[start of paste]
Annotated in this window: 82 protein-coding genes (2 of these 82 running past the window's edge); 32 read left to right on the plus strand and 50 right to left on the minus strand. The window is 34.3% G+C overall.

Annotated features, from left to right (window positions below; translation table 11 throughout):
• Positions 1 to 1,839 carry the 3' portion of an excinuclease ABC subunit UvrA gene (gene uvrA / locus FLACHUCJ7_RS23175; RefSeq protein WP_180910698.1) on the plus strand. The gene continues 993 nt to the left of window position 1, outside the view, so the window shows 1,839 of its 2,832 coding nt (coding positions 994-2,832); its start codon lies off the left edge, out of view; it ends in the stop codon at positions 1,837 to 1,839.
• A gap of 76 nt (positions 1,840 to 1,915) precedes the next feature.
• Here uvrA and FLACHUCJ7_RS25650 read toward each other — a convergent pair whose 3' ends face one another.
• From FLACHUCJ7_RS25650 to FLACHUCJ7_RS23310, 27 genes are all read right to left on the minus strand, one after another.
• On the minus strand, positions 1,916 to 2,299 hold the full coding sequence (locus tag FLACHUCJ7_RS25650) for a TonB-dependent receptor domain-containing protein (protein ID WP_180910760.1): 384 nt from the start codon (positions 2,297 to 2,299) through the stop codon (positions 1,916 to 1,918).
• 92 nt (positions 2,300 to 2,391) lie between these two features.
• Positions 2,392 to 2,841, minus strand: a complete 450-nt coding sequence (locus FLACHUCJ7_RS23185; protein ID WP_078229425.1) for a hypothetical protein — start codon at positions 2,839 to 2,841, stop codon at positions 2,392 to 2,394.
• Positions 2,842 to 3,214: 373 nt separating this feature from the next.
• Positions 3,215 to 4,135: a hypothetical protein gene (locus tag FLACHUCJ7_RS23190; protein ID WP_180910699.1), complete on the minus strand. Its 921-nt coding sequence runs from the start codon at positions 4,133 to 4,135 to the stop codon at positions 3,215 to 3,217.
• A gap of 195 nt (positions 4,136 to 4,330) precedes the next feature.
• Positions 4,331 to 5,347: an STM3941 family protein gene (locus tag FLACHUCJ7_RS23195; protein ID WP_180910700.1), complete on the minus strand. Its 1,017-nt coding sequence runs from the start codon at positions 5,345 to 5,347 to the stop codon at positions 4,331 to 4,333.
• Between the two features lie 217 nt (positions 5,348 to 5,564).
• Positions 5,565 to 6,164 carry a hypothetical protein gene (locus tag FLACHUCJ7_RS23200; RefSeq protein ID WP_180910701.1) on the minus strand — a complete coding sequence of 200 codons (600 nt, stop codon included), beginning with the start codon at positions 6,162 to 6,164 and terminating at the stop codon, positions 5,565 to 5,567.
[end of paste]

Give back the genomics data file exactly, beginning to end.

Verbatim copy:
Annotated in this window: 82 protein-coding genes (2 of these 82 running past the window's edge); 32 read left to right on the plus strand and 50 right to left on the minus strand. The window is 34.3% G+C overall.

Annotated features, from left to right (window positions below; translation table 11 throughout):
• Positions 1 to 1,839 carry the 3' portion of an excinuclease ABC subunit UvrA gene (gene uvrA / locus FLACHUCJ7_RS23175; RefSeq protein WP_180910698.1) on the plus strand. The gene continues 993 nt to the left of window position 1, outside the view, so the window shows 1,839 of its 2,832 coding nt (coding positions 994-2,832); its start codon lies off the left edge, out of view; it ends in the stop codon at positions 1,837 to 1,839.
• A gap of 76 nt (positions 1,840 to 1,915) precedes the next feature.
• Here uvrA and FLACHUCJ7_RS25650 read toward each other — a convergent pair whose 3' ends face one another.
• From FLACHUCJ7_RS25650 to FLACHUCJ7_RS23310, 27 genes are all read right to left on the minus strand, one after another.
• On the minus strand, positions 1,916 to 2,299 hold the full coding sequence (locus tag FLACHUCJ7_RS25650) for a TonB-dependent receptor domain-containing protein (protein ID WP_180910760.1): 384 nt from the start codon (positions 2,297 to 2,299) through the stop codon (positions 1,916 to 1,918).
• 92 nt (positions 2,300 to 2,391) lie between these two features.
• Positions 2,392 to 2,841, minus strand: a complete 450-nt coding sequence (locus FLACHUCJ7_RS23185; protein ID WP_078229425.1) for a hypothetical protein — start codon at positions 2,839 to 2,841, stop codon at positions 2,392 to 2,394.
• Positions 2,842 to 3,214: 373 nt separating this feature from the next.
• Positions 3,215 to 4,135: a hypothetical protein gene (locus tag FLACHUCJ7_RS23190; protein ID WP_180910699.1), complete on the minus strand. Its 921-nt coding sequence runs from the start codon at positions 4,133 to 4,135 to the stop codon at positions 3,215 to 3,217.
• A gap of 195 nt (positions 4,136 to 4,330) precedes the next feature.
• Positions 4,331 to 5,347: an STM3941 family protein gene (locus tag FLACHUCJ7_RS23195; protein ID WP_180910700.1), complete on the minus strand. Its 1,017-nt coding sequence runs from the start codon at positions 5,345 to 5,347 to the stop codon at positions 4,331 to 4,333.
• Between the two features lie 217 nt (positions 5,348 to 5,564).
• Positions 5,565 to 6,164 carry a hypothetical protein gene (locus tag FLACHUCJ7_RS23200; RefSeq protein ID WP_180910701.1) on the minus strand — a complete coding sequence of 200 codons (600 nt, stop codon included), beginning with the start codon at positions 6,162 to 6,164 and terminating at the stop codon, positions 5,565 to 5,567.